U.S. President Joe Biden says his $370 billion climate package is “historic,” but he'll have to do more at home and abroad for the world to see the U.S. as anything but a colossal procrastinator.
If Wednesday's agreement between U.S. Democrats passes Congress, backers said the raft of tax credits for clean energy would cut emissions 40 percent below 2005 levels by the end of the decade. That's still short of Washington's pledge under the Paris Agreement to cut emissions by as much as 52 percent by 2030, but the target could also be met through other measures.
It would be the largest investment in fighting global warming the U.S. has ever made. Former U.S. Vice President Al Gore said that it would show “leadership for the world by example.”
Rather than elation, among the U.S.'s friends abroad there's simply relief that 18 months of exhausting stop-start negotiations with West Virginia Senator Joe Manchin are over. There's also perhaps an unwillingness to let Biden off the hook for not delivering on the lofty rhetoric on climate leadership he brought into office, promising to redouble U.S. efforts in light of former President Donald Trump’s withdrawal from the Paris climate change agreement.
“It is hard to forget that during the last [U.N. climate conference] in Glasgow, it was Manchin’s vote and position that inhibited the U.S. from having a greater diplomatic impact,” said Costa Rica’s former President Carlos Alvarado Quesada.
“On Manchin, I can only say that this was a necessary step forward in order to be able to deliver climate action,” said Spain’s Minister for the Ecological Transition Teresa Ribera.
An EU official gave grudging approval: “It’s obviously good news that U.S. climate policy will be able to move forward. Though the difficulties to get this passed in Congress don’t bode well for any kind of further legislative moves.”
There’s also caution that despite Manchin’s approval, the bill isn’t guaranteed to pass. Multiple U.N. and national climate envoys, who readily backslap one another over the smallest improvements in climate policy, said they were unwilling to be drawn on the U.S. news until the ink on the president’s signature was dry.
Still, the sight of the West Virginia senator changing gears and supporting climate policies he had recently rejected sends a positive signal, said Monica Araya, a Norway-based clean transportation expert and distinguished fellow at the ClimateWorks Foundation.
“His yielding weakens the Manchins that we have in every country,” she said. “It helps weaken the chain of excuses that build on ‘the U.S. is not moving.’”
Alvarado Quesada said: “The deal does bring about some hope. This is relevant because when it comes to the multilateral arena, what counts the most is leading by example and walking the talk — getting things done.”
Climate politics analysts said the deal offered the administration a chance to reset its overseas agenda, but warned there are still gaps to fill.
“If this deal comes through, it will be a massive game changer,” said Alex Scott, climate diplomacy and geopolitics program leader at the E3G think tank. “This shift salvages the U.S. relevance on international climate action,” But she warned: “It’s not enough alone — there are huge outstanding bills on climate finance obligations.”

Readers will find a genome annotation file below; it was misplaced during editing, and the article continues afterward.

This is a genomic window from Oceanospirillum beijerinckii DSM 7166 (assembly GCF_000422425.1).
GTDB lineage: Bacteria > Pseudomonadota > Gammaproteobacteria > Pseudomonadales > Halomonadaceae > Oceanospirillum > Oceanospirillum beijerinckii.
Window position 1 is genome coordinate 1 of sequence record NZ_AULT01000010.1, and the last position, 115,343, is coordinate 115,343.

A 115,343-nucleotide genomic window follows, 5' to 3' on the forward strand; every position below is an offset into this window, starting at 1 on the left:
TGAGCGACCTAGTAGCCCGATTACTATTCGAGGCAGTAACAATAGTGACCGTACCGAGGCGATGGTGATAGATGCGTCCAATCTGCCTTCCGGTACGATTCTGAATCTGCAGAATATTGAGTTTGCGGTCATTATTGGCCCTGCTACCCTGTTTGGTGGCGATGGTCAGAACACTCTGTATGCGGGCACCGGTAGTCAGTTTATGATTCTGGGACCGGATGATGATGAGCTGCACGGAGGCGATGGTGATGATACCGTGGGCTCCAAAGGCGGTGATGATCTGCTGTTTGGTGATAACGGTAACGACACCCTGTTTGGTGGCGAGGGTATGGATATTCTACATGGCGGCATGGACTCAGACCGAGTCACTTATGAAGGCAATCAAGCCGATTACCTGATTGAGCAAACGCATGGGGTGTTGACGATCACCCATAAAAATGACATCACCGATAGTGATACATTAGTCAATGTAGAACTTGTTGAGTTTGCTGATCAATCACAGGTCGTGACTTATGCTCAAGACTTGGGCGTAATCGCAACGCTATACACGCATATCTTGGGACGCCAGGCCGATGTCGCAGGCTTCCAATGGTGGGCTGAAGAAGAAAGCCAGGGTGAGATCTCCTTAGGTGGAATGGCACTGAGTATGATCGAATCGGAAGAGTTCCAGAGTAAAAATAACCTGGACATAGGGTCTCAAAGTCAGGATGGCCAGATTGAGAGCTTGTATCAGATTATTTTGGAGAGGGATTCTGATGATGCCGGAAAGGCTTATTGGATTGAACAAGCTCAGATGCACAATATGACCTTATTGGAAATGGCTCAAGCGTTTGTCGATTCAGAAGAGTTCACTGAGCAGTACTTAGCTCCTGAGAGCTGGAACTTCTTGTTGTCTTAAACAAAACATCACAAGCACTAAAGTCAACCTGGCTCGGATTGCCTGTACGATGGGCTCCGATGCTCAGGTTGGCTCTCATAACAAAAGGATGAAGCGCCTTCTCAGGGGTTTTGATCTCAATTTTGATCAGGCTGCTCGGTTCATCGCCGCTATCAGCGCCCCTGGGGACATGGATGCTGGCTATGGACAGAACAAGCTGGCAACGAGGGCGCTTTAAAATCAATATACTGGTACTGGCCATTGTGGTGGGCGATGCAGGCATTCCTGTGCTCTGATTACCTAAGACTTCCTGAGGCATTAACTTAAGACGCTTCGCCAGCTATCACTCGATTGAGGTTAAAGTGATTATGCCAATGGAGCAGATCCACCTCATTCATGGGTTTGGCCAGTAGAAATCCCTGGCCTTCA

That was highlighted Friday, when the OECD released data confirming that rich countries had broken a promise to deliver $100 billion per year to help poor countries cope with climate change.
The U.S. has routinely faced pressure from its donor partners and developing countries for failing to contribute its fair share or repay the $2 billion it pledged in 2015 and on which the Trump Administration reneged.
"Those of us in climate vulnerable countries are still waiting,” said Mohamed Adow, director of the Power Shift Africa think tank. “Until they honor their commitments on the international stage they cannot be seen as a true global leader on climate."
The deal also made some concessions to Manchin — who has made millions in the coal industry — by guaranteeing new coal, oil and gas extraction.
The U.S. is “still playing catch up after years of being the world's worst polluter and it continues to fund new fossil fuel exploration when we can't afford to burn all the fossil fuel reserves we currently have," said Adow.
But while the political reception may have been cool, some provisions in the deal are already being eyed up by European business.
A $7,500 tax credit for U.S.-made electric vehicles is an opportunity for European parts manufacturers, said Matthias Schmidt, a Berlin-based auto analyst.
“They already have a few years head start on their U.S. peers due to the European market thanks to EU regulations forcing more EVs into the market that the U.S. saw under the Trump administration," said Schmidt.
European renewable energy companies are eyeing tax credits being offered to generate green hydrogen.
“This would be a historic investment in clean energy and perhaps most importantly from a developer perspective, it would bring improved certainty to development planning, shifting away from a boom and bust cycle and bring more stability to these long term infrastructure projects,” said an official from a European clean energy company.
A charge to be levied on methane emissions would put the U.S. at the forefront of a global effort to cut the powerful greenhouse gas.
That “stands in stark contrast to the process unfolding in the European Council where the Commission's legislative proposal risks being weakened thanks to a concerted effort by industry to water down the key provisions of the legislation,” said Jonathan Banks, the global director for super pollutants at the Clean Air Task Force.